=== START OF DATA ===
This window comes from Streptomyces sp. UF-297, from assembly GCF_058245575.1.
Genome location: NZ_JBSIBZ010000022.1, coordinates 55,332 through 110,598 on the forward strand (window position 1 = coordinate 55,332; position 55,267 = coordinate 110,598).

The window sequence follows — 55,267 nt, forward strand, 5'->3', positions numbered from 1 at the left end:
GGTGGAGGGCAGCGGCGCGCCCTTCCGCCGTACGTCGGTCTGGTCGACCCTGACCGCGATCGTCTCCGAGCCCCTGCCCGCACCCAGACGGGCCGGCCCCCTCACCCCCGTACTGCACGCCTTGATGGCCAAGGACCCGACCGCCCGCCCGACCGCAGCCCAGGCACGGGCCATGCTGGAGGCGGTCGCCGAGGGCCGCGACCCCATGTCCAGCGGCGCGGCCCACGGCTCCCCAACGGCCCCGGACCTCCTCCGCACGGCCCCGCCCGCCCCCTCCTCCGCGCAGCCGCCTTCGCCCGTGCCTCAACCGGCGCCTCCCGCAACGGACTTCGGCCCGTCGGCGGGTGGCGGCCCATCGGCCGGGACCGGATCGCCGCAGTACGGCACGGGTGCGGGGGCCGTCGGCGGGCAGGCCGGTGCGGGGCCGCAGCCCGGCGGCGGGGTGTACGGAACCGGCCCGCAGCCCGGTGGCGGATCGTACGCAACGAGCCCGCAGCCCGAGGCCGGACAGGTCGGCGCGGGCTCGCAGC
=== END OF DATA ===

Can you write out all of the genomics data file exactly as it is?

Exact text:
This window comes from Streptomyces sp. UF-297, from assembly GCF_058245575.1.
Genome location: NZ_JBSIBZ010000022.1, coordinates 55,332 through 110,598 on the forward strand (window position 1 = coordinate 55,332; position 55,267 = coordinate 110,598).

The window sequence follows — 55,267 nt, forward strand, 5'->3', positions numbered from 1 at the left end:
GGTGGAGGGCAGCGGCGCGCCCTTCCGCCGTACGTCGGTCTGGTCGACCCTGACCGCGATCGTCTCCGAGCCCCTGCCCGCACCCAGACGGGCCGGCCCCCTCACCCCCGTACTGCACGCCTTGATGGCCAAGGACCCGACCGCCCGCCCGACCGCAGCCCAGGCACGGGCCATGCTGGAGGCGGTCGCCGAGGGCCGCGACCCCATGTCCAGCGGCGCGGCCCACGGCTCCCCAACGGCCCCGGACCTCCTCCGCACGGCCCCGCCCGCCCCCTCCTCCGCGCAGCCGCCTTCGCCCGTGCCTCAACCGGCGCCTCCCGCAACGGACTTCGGCCCGTCGGCGGGTGGCGGCCCATCGGCCGGGACCGGATCGCCGCAGTACGGCACGGGTGCGGGGGCCGTCGGCGGGCAGGCCGGTGCGGGGCCGCAGCCCGGCGGCGGGGTGTACGGAACCGGCCCGCAGCCCGGTGGCGGATCGTACGCAACGAGCCCGCAGCCCGAGGCCGGACAGGTCGGCGCGGGCTCGCAGC